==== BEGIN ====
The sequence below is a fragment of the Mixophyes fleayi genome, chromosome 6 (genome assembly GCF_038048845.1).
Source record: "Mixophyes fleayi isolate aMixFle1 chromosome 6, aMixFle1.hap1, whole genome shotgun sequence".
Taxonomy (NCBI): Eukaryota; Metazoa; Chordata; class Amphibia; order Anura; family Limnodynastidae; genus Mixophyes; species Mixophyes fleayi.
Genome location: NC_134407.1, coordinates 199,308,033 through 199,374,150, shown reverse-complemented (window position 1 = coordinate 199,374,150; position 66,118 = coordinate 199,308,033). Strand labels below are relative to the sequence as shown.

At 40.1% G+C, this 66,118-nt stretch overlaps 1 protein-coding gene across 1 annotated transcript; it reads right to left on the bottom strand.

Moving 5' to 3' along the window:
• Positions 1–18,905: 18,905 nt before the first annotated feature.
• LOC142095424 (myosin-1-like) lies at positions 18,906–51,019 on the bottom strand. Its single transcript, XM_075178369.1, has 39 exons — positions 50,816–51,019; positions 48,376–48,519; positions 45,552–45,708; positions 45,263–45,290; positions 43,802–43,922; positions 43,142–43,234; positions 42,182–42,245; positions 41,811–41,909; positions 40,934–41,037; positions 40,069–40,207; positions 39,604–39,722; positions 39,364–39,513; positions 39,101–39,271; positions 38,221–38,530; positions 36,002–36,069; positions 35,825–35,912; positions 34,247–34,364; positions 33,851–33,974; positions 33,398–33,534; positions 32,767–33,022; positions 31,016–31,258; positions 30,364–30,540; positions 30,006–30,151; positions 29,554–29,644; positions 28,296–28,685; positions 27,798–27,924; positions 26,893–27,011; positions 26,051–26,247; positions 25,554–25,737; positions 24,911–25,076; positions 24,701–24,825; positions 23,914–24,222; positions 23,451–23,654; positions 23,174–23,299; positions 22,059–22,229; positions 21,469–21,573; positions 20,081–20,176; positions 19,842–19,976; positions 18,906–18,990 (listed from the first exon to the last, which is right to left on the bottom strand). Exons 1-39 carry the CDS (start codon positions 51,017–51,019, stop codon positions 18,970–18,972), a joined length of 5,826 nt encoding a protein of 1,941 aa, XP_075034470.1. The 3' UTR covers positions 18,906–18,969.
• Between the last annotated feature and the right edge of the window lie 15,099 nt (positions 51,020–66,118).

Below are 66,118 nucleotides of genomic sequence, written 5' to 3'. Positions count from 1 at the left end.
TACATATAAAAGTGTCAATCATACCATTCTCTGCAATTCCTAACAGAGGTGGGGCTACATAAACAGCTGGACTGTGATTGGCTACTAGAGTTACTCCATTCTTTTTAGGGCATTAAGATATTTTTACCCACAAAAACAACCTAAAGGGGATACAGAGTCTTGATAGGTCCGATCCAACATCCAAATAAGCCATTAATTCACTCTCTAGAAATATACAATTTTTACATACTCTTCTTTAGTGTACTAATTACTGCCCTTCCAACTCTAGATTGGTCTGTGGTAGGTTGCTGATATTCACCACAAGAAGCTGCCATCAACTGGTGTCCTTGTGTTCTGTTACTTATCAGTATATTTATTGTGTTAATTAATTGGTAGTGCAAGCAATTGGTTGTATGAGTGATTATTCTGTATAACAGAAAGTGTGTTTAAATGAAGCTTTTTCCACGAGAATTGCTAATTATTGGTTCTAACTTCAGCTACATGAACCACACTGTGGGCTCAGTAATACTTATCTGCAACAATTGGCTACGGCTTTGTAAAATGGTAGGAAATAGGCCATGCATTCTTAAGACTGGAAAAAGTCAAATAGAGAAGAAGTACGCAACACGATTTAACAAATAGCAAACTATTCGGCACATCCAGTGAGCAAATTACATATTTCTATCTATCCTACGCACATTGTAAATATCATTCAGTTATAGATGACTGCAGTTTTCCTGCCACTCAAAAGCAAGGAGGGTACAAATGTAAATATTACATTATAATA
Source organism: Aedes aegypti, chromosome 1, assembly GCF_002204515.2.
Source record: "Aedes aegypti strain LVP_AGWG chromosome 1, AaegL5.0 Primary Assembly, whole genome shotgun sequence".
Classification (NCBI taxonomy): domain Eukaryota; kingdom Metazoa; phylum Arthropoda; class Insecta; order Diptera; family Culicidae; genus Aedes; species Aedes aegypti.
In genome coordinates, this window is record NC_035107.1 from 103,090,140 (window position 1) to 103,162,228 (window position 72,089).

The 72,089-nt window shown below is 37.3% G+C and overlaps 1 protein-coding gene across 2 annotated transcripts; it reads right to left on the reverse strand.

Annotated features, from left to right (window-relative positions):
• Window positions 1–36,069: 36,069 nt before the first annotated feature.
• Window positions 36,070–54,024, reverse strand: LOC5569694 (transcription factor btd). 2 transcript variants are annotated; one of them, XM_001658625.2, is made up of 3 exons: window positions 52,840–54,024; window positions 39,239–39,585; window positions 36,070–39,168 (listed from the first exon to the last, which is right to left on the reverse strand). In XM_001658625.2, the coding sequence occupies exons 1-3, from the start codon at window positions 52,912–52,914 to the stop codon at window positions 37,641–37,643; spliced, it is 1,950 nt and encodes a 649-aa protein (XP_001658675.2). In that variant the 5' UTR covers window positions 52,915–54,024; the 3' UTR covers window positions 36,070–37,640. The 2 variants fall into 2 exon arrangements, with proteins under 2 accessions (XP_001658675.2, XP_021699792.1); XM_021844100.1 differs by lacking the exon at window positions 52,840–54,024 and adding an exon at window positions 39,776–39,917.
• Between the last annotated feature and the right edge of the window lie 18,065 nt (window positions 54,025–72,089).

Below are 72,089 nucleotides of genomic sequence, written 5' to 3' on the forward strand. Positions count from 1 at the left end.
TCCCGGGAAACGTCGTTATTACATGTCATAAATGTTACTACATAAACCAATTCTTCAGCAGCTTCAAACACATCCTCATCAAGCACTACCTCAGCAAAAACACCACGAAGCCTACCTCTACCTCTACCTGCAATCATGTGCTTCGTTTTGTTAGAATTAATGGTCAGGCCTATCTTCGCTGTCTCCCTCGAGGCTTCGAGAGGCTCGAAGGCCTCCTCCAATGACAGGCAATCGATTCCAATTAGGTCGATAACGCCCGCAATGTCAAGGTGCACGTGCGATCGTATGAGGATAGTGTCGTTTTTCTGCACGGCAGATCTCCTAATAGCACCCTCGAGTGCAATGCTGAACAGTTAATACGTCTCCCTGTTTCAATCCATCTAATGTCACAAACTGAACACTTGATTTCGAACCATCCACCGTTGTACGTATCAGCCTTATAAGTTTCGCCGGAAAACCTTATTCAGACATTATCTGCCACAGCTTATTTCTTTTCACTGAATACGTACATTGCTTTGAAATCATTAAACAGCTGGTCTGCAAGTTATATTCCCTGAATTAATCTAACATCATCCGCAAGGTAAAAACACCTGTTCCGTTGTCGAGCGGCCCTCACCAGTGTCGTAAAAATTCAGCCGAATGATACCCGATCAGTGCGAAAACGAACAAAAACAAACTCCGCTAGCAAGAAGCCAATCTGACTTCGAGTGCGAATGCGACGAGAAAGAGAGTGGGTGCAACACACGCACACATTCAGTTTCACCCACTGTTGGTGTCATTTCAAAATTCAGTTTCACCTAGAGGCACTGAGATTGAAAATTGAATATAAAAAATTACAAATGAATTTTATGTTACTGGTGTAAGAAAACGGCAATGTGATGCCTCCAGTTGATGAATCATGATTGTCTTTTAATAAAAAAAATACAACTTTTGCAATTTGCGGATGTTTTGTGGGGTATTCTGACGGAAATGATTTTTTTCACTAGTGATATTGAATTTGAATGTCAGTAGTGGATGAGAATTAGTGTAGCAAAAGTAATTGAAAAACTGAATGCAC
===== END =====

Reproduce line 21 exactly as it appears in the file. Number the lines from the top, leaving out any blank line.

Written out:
Below are 72,089 nucleotides of genomic sequence, written 5' to 3' on the forward strand. Positions count from 1 at the left end.